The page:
Ah, Mr. Spolsky, I don't think I'll ever understand why so many people link to his articles. Quoth the Joel:
Get better people into the team. Get involved in hiring and interviewing, and recruit good candidates to join the team.
Okay, if you're involved in hiring people, you probably aren't a grunt. If your grunts are doing your hiring, your company has major problems.
At some point, one of these geniuses will spend two weeks writing a bit of code that is so unbelievably bad that it can never work. You're tempted to spend the fifteen minutes that it takes to rewrite the thing correctly from scratch. Resist the temptation. You've got a perfect opportunity to neutralize this moron for several months. Just keep reporting bugs against their code. They will have no choice but to keep slogging away at it for months until you can't find any more bugs.
Does that seem like a bad idea to anyone else? It wouldn't exactly create a good team environment would it? If somebody's code sucks, help them improve it. This can easily be done in a non-threatening way. Don't forget to look at their side of the issue as well, who knows, you might be the "Bozo" programmer.
Look for ways to get out of this environment. Take a laptop to the company cafeteria, where there are lots of tables that are empty most of the day (and nobody can find you). Book a conference room for the whole day and write code there
Okay, so if you're new to a company make it very difficult for anyone to find you? Again, great way to build a good environment and get people to listen to you. Not to mention wasting valuable conference room time that could be needed for useless meetings.
Mind you, his first point wasn't so bad "Just Do It" but I guess Nike wouldn't like it if that was his entire article. Too bad, it would have been far better advice.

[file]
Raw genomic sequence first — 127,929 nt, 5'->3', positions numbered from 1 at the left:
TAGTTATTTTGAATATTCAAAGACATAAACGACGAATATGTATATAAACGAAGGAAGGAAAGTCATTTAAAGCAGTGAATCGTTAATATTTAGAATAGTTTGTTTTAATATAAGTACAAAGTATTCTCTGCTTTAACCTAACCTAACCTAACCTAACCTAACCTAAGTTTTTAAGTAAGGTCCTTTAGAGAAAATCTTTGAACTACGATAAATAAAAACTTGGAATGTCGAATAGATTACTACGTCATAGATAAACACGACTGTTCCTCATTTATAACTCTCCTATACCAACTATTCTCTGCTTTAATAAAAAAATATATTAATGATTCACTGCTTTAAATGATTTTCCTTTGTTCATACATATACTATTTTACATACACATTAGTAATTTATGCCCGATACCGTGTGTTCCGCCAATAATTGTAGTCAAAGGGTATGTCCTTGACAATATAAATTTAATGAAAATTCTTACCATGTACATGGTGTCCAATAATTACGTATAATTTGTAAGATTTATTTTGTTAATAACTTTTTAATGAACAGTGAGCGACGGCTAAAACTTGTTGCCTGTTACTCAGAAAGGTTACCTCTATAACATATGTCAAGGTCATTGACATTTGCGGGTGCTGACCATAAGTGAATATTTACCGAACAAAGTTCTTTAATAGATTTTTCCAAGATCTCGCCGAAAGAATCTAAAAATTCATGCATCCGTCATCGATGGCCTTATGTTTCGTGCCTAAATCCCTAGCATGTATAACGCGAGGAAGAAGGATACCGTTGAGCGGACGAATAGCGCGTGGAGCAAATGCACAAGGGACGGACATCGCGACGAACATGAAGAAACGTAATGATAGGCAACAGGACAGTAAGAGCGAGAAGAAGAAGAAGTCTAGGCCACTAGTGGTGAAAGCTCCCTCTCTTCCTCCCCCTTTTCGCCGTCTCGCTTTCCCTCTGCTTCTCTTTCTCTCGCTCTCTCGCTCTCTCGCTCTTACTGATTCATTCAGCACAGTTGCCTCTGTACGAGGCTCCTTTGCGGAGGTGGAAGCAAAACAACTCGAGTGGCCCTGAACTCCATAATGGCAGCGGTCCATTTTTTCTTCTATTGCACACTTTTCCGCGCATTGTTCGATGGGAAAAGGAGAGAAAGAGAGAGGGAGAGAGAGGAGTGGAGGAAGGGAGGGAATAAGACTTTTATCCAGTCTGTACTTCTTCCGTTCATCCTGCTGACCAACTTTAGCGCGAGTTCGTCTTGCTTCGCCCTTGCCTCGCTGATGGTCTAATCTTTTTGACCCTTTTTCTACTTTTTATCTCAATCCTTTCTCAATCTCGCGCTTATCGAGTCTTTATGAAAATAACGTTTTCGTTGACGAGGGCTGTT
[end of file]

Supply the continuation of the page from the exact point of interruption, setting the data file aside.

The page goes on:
Okay, if you're involved in hiring people, you probably aren't a grunt. If your grunts are doing your hiring, your
company has major problems.
Not necessarily. I've worked with a couple different
companies that have their programmers chat for a while with
applicants before hiring them. Company gets more data about
what the applicant knows, applicant gets a more realistic
view of the company, and both sides get more of a sense for
personal fit. Everybody wins.
Ah, Mr. Spolsky, I don't think I'll ever understand why so many people link to his articles
Just for the record I am not a card carrying Joel fan. I had merely read the article a while back and thought it might have provided some food for thought.
Mind you, his first point wasn't so bad "Just Do It"
Some of his other points weren't so bad either. The main reason I linked to the article was because I remembered that it addressed the issue in the main post of:
Lack of sensible development environment (no testing/staging area, no version control, etc)
This hadn't been discussed much in the thread (The article mentions bug tracking, specs, cvs).
I also think he redeems himself on some of your points in this paragraph.
None of these strategies work if you're not really an excellent contributor. If you don't write good code, and lots of it, you're just going to be resented for messing around with bug databases when you "should be" writing code. There's nothing more deadly to your career than having a reputation of being so concerned with process that you don't accomplish anything.